Anyway, the point of this post is not to tell you how easy it is now to get a valid visa. There are still plenty of people that cannot or will not get one.

The point is, though the sky is falling today, tomorrow may be another day altogether. Changes in immigration policy are flitty like the wind, and though it appears tough today, in a couple weeks or months something will change. It will all definitely change when a new government takes over – in a year? 18 months? Whenever.

So, it might be time for a vacation from LOS. Go see Malaysia, Singapore, or what the hell – the Philippines and see what they have. Stay a few months, a year or so and then return to Thailand for business as usual.

My buddy Lee, from The Philippines just emailed me about the visa situation there being easy for expats…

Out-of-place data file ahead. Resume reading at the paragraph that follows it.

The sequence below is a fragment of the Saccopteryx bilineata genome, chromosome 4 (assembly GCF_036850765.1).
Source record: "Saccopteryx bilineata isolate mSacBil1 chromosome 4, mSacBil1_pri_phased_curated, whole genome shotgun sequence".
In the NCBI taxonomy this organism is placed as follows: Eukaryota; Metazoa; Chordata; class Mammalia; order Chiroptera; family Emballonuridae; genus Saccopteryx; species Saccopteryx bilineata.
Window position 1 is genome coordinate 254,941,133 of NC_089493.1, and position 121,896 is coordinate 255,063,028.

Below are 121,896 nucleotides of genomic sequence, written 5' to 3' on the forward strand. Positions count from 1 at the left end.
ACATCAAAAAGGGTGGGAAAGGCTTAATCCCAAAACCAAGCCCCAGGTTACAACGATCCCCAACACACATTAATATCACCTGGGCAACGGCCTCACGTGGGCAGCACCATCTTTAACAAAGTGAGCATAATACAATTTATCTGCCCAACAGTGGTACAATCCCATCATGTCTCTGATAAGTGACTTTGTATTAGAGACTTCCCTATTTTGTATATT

“Free 21 days when you land here. Before the 21 days are up go to the Philippine Bureau of Immigration. Fill out the paperwork and get your 59 day visa and continue to renew every 59 days and you’re safe here until Thailand wants expats back or bans all non citizens to make ‘The China’ happy.”

So, there’s an option for you (us) when we get desperate. I’ve not been to the Philippines, but there are something like a million Americans alone over there. I just don’t know what I would eat. I’d spend all my income on finding western food I fear.